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Resection of Non-small Cell Lung Cancer : How Much and by What Route FREE TO VIEW

Robert J. Ginsberg
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From the Department of Surgery, Memorial Sloan-Kettering Cancer Center and Cornell University Medical College, New York

1997 by the American College of Chest Physicians

Chest. 1997;112(4_Supplement):203S-205S. doi:10.1378/chest.112.4_Supplement.203S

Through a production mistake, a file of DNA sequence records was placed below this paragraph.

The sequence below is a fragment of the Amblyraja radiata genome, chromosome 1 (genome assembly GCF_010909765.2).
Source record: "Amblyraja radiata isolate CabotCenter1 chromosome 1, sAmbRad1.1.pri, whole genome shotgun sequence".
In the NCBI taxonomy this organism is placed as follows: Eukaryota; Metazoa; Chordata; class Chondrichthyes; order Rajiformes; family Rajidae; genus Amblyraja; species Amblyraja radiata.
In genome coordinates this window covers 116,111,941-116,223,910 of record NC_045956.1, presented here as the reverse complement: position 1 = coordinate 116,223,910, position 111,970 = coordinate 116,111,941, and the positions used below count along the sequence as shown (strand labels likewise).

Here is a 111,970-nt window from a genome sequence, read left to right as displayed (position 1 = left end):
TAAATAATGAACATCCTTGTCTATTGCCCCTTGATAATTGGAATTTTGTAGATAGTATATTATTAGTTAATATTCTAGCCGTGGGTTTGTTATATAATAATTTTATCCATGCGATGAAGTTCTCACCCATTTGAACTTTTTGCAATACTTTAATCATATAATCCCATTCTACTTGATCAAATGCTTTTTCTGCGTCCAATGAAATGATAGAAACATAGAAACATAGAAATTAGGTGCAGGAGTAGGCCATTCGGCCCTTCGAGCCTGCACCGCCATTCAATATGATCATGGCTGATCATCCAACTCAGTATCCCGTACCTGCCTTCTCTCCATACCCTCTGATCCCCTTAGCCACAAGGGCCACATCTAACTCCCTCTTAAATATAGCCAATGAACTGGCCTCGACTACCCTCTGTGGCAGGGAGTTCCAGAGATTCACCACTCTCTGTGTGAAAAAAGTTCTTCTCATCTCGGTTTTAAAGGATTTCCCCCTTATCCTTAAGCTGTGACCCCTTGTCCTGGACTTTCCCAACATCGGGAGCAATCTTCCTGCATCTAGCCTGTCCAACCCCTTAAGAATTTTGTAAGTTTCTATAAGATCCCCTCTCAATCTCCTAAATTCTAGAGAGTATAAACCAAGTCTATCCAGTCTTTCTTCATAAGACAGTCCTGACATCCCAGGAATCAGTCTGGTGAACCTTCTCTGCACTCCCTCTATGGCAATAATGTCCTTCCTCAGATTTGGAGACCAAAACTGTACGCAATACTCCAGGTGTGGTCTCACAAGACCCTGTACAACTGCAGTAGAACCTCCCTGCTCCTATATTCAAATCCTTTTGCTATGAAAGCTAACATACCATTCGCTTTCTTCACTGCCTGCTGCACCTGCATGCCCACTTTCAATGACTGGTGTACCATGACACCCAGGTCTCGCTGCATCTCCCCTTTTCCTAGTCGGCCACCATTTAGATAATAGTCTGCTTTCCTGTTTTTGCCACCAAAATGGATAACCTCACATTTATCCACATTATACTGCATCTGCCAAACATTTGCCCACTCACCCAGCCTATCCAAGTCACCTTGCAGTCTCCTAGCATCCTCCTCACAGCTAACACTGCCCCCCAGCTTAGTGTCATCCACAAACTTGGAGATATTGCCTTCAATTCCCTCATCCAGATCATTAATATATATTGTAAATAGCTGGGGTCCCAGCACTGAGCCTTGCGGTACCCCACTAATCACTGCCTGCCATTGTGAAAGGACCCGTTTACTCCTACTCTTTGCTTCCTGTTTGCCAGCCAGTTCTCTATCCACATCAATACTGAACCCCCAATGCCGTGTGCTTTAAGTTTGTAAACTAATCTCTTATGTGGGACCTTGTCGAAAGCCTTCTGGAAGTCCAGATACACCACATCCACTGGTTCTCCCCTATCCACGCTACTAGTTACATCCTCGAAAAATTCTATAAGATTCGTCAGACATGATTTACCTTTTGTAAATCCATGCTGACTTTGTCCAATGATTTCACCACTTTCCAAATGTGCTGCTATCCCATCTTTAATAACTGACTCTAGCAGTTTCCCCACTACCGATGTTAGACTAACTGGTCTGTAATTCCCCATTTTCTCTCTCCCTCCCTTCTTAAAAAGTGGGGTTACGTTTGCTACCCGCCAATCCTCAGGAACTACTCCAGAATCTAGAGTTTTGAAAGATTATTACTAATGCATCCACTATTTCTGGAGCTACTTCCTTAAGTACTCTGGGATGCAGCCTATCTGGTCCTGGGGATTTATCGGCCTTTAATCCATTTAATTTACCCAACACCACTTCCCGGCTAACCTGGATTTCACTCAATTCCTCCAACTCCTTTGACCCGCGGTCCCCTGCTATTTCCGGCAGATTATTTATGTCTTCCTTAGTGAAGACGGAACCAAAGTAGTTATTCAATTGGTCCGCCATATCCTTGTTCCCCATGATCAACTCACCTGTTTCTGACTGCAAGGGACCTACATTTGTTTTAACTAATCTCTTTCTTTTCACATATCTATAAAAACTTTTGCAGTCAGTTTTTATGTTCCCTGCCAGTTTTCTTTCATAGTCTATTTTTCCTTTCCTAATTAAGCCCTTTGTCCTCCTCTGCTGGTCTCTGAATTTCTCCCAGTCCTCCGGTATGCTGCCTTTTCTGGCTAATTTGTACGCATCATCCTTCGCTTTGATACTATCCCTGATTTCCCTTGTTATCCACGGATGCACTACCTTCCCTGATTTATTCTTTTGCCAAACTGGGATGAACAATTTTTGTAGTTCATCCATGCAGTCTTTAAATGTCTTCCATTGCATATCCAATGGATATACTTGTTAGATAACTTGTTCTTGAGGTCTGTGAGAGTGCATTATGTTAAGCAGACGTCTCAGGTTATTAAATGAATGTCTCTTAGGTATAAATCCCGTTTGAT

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Surgical resection remains the preferred treatment, when possible, in patients with non-small cell lung cancer (NSCLC). A complete resection is required to potentially improve survival of these patients. Lobectomy is the minimum resection of choice. En bloc resections of involved adjacent organs and structures are performed routinely with acceptable morbidity and mortality. Mediastinal lymph node dissection allows accurate surgical and pathologic staging of lymph node disease but has yet to be proven efficacious as a curative procedure. The standard approach to the hemithorax is via posterolateral thoracotomy. Recent muscle-sparing incisions and video-assisted techniques have been employed safely to accomplish goals of surgery. This article evaluates past and current approaches to the resection of NSCLC, and looks at the impact of route and extent of resection on survival of NSCLC patients.




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